Arthritis in dogs is extremely common, and while it is less common in cats, the problem still exists. The most common type of arthritis in cats is known as degenerative arthritis. Basically what happens to your cat is that joint protecting cartilage becomes diminished, meaning the bone is no longer cushioned by this protective cartilage.
Arthritis is a common problem in older felines because their cartilage has been worn down over the span of their life from jumping and moving around. Another common cause of arthritis is joint injuries that do not properly heal. These injuries usually happen from jumping from too high of an altitude. Do not let your cat jump down from beds or couches. Get pet stairs, like the Ultralite Pet Stairs by Solvit, so that your cat can climb down from his favorite windowsill, beds, or couches.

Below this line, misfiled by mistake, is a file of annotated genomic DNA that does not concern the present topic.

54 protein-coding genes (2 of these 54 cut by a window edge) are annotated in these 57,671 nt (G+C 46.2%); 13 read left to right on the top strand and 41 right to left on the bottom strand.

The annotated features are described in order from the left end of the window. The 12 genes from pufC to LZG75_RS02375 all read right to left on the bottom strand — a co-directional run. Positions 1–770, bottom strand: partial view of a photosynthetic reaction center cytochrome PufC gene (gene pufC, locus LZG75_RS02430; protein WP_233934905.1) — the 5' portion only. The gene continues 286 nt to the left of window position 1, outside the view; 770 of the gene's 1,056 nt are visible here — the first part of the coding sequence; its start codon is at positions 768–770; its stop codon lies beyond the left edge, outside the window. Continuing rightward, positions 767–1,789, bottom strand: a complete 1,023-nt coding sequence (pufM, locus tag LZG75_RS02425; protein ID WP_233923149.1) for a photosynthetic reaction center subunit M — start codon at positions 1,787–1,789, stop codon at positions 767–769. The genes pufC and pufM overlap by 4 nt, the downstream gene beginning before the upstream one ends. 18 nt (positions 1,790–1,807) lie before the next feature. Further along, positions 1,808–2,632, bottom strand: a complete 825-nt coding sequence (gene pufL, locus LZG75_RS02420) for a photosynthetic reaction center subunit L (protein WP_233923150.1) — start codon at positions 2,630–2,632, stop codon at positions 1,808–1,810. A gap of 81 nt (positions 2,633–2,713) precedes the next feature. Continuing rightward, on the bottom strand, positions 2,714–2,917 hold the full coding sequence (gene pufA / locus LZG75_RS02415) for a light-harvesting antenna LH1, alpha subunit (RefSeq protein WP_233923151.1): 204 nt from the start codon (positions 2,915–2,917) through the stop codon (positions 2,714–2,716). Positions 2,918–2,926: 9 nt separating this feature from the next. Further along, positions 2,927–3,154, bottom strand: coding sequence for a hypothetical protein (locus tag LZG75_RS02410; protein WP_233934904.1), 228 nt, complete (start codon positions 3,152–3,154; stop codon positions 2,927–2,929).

There is no way to cure arthritis in cats, but there are steps you can take to make sure your cat is not living with pain. First things first, make sure your cat is at a healthy weight. Extra pounds can put unnecessary pressure on your cat’s joints. Your vet can let you know if your cat needs to lose a few pounds. Next, giving your cat a warm place to lay down or sleep will ease joint related pain. A heated cat bed or a heated cat pad is perfect to relax your kitty’s aching joints. For a colorful and comfortable kitty pad, check out the Thermo-Kitty Fashion Splash, pictured to the right. The Thermo-Kitty Fashion Splash comes in fun colors like blue, mocha, red, and purple.
There are also some great supplements that can help relieve the pain caused by arthritis. The best supplement for arthritis is glucosamine. Cosequin for Cats with Glucosamine 55 ct is a great joint relief product because it comes in yummy chicken and tuna flavors. Cosequin for Cats with Glucosamine 55 ct can be sprinkled on your cat’s food daily, so you have an easy and sneaky way to make sure your cat gets the glucosamine she needs. If over the counter supplements are not helping your cat’s arthritis symptoms, you may want to talk to your vet about medication he or she can prescribe. I always suggest that you start with supplements before turning toward prescription medicine.